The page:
by Francis Buner, Senior Conservation Scientist, GWCT
The Rotherfield Demonstration Project is as much about wildlife as it is about game. It is also about communicating to the outside world what we are aiming to achieve and involving others wishing to take part.
Last week the South Downs National Park volunteers, co-ordinated by Rob Nichols, came along for a day to help with some urgently needed habitat management. A massive thank you to everyone who was involved right here at the beginning!
The South Downs National Park volunteers are a great and indispensable source of help
when it comes to managing areas that are not in an Environmental Scheme.
I have worked with Rob on several occasions over the past few years – be it to clear shrubs, cut hay or put up barn owl boxes.
Regardless of the occasion, Rob always sparks with enthusiasm and energy like a volcano that is in full eruption. Basically you can’t stop him. It is a great joy to work with him and his team.
This time we were tackling some ongoing grassland management along a derelict railway line built in the late 1800s that runs right through the middle of our project area.
Old railway lines are generally great places for wildlife anywhere in the country and often act as vital corridors in our otherwise heavily fragmented landscape.
However, typically they tend to be a bit neglected and this is not any different in our case as ours is completely overgrown with trees and shrubs of which most parts have turned into woodland since the last train rattled along it, filling the air with steam.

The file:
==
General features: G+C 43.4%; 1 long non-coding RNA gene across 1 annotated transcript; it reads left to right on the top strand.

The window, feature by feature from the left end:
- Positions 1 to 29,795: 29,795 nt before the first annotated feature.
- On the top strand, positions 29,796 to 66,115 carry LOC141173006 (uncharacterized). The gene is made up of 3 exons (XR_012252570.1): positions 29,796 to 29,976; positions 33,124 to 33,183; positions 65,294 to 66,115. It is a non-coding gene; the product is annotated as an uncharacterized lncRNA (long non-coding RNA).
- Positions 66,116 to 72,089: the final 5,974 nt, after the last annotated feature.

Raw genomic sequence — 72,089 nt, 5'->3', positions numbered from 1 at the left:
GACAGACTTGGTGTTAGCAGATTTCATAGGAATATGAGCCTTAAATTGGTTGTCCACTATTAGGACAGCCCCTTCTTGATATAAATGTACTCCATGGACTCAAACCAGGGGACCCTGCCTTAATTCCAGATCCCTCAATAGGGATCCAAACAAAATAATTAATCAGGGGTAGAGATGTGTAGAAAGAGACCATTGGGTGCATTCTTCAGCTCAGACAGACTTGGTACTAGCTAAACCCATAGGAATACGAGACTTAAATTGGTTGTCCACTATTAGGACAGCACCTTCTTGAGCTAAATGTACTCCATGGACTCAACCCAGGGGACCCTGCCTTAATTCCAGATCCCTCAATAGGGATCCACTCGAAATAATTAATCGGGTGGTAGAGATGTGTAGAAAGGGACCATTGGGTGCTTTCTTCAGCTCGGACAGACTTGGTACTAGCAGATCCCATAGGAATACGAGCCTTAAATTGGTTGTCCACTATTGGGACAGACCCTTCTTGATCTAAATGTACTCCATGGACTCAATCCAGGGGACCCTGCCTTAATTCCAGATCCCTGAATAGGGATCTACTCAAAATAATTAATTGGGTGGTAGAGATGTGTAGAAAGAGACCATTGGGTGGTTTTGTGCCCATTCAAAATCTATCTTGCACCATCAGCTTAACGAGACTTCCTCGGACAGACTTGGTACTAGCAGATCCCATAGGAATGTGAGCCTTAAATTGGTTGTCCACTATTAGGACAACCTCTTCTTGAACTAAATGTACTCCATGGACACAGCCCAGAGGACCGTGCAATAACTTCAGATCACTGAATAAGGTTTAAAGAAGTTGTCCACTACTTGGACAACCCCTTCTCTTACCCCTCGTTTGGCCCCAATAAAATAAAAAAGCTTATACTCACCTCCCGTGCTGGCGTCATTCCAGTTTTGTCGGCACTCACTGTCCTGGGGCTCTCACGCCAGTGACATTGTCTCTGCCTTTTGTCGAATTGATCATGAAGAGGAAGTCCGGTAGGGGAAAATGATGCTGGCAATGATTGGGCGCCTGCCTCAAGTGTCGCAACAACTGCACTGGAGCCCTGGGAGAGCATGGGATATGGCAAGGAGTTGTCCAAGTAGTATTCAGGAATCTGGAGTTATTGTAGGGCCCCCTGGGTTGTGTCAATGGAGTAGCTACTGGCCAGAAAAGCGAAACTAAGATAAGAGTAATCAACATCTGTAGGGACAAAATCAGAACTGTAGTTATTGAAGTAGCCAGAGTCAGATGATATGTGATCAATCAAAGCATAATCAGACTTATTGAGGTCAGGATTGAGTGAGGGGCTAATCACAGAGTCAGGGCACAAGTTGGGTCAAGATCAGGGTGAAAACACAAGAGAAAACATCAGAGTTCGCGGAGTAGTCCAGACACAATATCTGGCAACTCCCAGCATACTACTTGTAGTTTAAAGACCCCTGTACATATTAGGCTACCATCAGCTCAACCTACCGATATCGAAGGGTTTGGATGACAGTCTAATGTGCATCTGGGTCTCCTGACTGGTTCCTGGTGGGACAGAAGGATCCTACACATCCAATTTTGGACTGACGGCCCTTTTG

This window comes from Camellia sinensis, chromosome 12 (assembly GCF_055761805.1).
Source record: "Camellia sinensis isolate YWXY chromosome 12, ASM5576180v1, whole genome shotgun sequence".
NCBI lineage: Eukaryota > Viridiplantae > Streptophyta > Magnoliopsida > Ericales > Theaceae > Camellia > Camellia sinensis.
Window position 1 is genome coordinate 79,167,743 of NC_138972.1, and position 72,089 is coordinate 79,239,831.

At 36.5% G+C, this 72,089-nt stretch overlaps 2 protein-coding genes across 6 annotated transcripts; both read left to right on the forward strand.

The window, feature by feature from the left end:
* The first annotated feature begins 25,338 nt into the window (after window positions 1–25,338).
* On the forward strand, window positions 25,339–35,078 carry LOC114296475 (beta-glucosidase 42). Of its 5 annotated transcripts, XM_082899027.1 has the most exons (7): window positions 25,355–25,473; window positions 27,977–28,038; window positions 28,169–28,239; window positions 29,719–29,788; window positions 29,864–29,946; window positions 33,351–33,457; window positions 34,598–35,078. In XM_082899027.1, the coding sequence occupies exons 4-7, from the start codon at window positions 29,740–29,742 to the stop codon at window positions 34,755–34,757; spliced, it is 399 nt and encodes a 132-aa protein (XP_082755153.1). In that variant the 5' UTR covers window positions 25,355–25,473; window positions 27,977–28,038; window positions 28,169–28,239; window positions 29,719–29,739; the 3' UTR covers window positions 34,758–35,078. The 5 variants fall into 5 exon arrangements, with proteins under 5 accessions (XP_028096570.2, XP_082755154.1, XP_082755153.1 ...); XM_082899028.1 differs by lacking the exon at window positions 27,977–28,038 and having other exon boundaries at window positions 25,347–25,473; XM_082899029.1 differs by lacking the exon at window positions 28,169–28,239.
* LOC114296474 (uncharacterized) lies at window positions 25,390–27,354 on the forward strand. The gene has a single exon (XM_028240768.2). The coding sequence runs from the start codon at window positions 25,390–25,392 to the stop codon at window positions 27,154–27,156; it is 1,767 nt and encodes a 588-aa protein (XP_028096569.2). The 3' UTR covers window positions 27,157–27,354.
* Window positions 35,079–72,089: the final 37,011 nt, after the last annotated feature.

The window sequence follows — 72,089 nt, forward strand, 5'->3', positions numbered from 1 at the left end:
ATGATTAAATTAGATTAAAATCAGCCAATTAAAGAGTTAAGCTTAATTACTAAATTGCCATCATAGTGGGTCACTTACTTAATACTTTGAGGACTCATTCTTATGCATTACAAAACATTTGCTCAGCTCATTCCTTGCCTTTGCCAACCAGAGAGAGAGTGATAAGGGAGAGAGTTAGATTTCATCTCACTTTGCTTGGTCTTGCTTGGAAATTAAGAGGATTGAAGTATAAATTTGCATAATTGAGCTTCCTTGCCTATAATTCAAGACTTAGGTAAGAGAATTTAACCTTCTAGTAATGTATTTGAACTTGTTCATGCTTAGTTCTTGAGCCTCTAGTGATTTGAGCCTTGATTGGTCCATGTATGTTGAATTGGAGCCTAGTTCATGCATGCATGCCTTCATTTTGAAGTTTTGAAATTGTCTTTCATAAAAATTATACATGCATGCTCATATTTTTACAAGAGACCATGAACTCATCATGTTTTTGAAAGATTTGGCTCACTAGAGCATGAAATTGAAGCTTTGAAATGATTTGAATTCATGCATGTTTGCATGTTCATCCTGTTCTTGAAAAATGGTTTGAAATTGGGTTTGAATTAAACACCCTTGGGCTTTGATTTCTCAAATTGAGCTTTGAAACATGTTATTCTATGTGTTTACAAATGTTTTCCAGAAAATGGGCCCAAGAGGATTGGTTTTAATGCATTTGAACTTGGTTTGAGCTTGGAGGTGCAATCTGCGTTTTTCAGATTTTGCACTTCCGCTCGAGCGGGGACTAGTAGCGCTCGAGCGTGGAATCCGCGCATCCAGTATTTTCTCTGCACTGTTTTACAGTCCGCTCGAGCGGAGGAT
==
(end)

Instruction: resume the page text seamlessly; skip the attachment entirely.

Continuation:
The stretch we started clearing four years ago was in fact the last spot on the estate where the red-listed Duke of Burgundy butterfly was recorded. A good place to start, I would say.
They lay their eggs on Primulas on which the caterpillars live, typically in the semi-shade of a bush facing westwards. Can you get much fussier than that?
Anyhow, unfortunately our eyes fell on the area a little too late, it seems, as no Duke of any sort has been seen at the location in question in recent years. Luckily the next thriving population is only a few kilometres away and so there is real hope that this pretty butterfly will be able to recolonise the area it has lost without any further help.
A formerly overgrown disused railway line is quickly turning into a flower-rich meadow.
In order to prevent the hawthorns, blackthorns and their companions from taking over the quickly developing meadow, cutting it at least once a year is very important if we want to maintain a flower-rich habitat, which is good for a countless number of other insects too.
Leaving a minimum of one third uncut – ideally an area with lots of flowers – combined with some light winter sheep grazing and some bushes left to grow, provides the final touch to turn any neglected meadow into a wildlife heaven for the years to come.
However, without the help of volunteers managing odd places beneficial to wildlife like this one, it can be very difficult. The costs involved, lack of manpower and knowledge of what rare or interesting species may be around usually prevents any continuous management.
The South Downs National Park volunteers clearing the worst areas affected by
regrowing shrubs in an otherwise very quickly developing species-rich meadow.
Getting in touch with a local ecologist who has good all-round knowledge would certainly be a step in the right direction to start the ball rolling in your area!